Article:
When and how to outsource payroll

payroll outsourcing

Marco Pasqualin leads Global Payroll at Boundless and has learned the ropes of payroll operations over the past 13 years working for the likes of Apple and Aldi. He has picked up unique insights on the complexity of global multi-country payroll, juggling dozens of inputs to produce correct payslips and compliance with local rules and laws. He shares the steps to set up international payroll in this post.

There are many reasons why a company may consider outsourcing payroll operations. Deciding whether it makes sense in the first place and what type of setup and partner are right for the situation requires the evaluation of a lot of pros and cons. Throughout my career, I have had to make these payroll outsourcing decisions and would like to take you through some of the logic I have applied, so that you can make a decision that you feel comfortable with. 

Payroll operations options

Before we get into how you will choose what the best payroll outsourcing option is for you, it’s important to understand what your options are. 

In-house payroll

This is the option whereby everything related to the payroll is kept inside the company. This means that you handle all initial registrations and then beyond that, on a month-by-month basis, you follow a predefined procedure. We have written about this in detail in our piece about setting up international payroll operations, but loosely, these are the steps you can follow.

 One-off tasks:

  1. Register as an employer 
  2. Choose (or setup) your preferred payroll software
  3. Choose a payroll schedule 
  4. Collect relevant employee tax information and store it securely
  5. Determine gross pay
  6. Choose a time-keeping system
  7. Establish a process for change updates

Each month

  1. Calculate net pay and pay your employees
  2. Audit payroll results to ensure accurate and compliant pay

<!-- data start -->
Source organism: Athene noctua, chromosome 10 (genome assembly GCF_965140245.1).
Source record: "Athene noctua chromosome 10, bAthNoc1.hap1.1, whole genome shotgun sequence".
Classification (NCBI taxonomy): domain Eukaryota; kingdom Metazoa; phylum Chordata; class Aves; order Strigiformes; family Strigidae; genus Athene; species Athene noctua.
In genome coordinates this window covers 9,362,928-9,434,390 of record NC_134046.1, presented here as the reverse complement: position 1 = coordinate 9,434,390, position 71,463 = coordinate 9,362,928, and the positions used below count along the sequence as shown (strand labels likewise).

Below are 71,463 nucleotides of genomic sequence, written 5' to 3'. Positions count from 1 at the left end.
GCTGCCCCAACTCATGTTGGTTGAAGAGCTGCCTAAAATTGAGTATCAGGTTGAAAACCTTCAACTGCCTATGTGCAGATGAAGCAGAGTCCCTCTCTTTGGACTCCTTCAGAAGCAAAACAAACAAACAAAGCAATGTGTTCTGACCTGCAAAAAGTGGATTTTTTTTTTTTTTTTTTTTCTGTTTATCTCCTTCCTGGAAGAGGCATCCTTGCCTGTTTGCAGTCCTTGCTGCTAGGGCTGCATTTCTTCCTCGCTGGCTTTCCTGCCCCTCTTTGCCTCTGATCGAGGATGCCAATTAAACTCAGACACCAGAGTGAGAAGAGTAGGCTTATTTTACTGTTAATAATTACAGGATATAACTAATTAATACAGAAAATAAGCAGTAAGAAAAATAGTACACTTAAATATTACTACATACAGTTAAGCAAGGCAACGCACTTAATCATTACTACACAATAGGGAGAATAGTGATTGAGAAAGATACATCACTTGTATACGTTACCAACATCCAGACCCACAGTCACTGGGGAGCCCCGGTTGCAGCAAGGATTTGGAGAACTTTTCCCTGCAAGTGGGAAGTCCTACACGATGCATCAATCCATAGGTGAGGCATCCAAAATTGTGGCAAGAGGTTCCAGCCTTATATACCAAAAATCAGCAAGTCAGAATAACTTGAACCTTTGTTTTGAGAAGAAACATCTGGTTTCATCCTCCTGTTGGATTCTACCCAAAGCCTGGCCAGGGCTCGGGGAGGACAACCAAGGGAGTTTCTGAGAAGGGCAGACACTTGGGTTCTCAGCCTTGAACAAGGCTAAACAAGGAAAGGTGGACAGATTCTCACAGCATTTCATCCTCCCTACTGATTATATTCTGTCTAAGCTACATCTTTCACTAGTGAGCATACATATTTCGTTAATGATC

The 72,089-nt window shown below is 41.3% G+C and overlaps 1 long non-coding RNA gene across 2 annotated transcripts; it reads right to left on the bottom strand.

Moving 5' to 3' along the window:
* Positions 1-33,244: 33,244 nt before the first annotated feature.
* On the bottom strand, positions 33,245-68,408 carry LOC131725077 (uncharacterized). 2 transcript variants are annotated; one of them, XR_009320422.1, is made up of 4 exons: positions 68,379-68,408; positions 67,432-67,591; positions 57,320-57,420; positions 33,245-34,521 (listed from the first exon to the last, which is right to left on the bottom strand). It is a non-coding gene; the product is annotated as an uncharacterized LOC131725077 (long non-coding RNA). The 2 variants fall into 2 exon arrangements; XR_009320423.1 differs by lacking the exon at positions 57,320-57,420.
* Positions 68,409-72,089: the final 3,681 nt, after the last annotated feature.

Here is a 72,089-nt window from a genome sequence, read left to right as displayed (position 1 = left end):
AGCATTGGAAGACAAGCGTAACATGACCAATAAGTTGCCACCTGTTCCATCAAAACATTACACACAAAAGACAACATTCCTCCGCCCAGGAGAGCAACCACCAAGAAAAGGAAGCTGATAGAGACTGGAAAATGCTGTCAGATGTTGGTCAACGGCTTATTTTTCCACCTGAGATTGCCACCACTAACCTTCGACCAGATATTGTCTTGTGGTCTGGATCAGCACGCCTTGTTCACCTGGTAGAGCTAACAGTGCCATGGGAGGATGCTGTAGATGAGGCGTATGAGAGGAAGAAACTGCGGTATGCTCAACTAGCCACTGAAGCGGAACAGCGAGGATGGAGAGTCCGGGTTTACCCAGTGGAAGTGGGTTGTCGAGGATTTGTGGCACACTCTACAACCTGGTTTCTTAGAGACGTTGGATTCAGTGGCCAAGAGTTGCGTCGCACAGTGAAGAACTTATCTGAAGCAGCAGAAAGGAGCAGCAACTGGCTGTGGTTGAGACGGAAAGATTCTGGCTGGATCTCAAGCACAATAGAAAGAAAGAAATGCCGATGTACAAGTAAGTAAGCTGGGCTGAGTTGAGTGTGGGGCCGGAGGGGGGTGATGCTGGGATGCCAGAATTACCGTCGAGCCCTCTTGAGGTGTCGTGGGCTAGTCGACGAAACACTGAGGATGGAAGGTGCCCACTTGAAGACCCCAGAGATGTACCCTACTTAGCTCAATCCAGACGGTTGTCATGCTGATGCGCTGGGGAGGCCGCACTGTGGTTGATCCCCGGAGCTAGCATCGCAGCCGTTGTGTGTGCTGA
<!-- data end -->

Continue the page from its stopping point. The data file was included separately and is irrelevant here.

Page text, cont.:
3. Store any updates that have come in for the month
  4. Keep payroll records
  5. Ensure monthly filings and payments due to authorities and benefits providers are done timely and correctly
  6. Regular check for new tax or legislative changes

Before you decide to run payroll in-house, consider if you have the right payroll knowledge internally. Part of this is understanding rules, regulations, and deadlines, and another important piece is ensuring that your team is sufficiently tech savvy. In the last decade, payroll processing has become more and more an activity akin to data science. Information comes from multiple sources and varying platforms that need to somehow integrate with each other so the final paycheck has all necessary components: time-keeping system, benefit (e.g. pension/healthcare) provider database, government gateways, and others. Aside from managing these data sets, good payroll practices would also call for establishing various automations as many of the tasks are repeatable and the less manual they are, the higher the chance for 100% payroll accuracy.

Fully outsourced payroll

You rely on payroll partners to handle most of the above, especially monthly recurring activities. Even if you outsource payroll operations, you will still need to ensure that all of the above tasks are done accurately and on time. Most importantly, you still need to be a registered employer in the country and do tax filings on behalf of your company and employees. If you are entering a new country, the process of registering as an employer can be very slow.

Relying on an external vendor does not mean that you forget about your payroll, as you should make sure that you agree on a strong process that allows you to exchange payroll-relevant data with the partner monthly. You will need a process that ensures all payroll changes, and information on joiners and leavers, are collated on your side, and communicated effectively and on time to your payroll partner. Your payroll partner does the rest, and will advise you on local regulations and deadlines, but you need to ensure building a strong relationship with them. As you will see below, this makes a lot of sense when you venture into new countries.

Hybrid operations (partly outsourced, partly kept in-house)

A third option is to have a hybrid solution, where some of the payroll operations still happen in-house (your home country payroll for example) but for others (new territories where you have a few remote employees for example), you partner up with payroll providers. This means that for some employees you will be doing all the work, while for others you will rely on partners who you will manage.

payroll operations options

Should you outsource payroll

There are many reasons why you may be tempted to outsource payroll operations: insufficient internal knowledge or resources (especially the case in smaller companies), relatively low team count, employees in different countries, a desire to take the pressure off as employee count increases but before you have the time and resources to build a payroll department. While these are all legitimate reasons to outsource payroll, not all of them may justify the inevitable reality that the moment you outsource payroll you lose some of the control you have over payroll operations.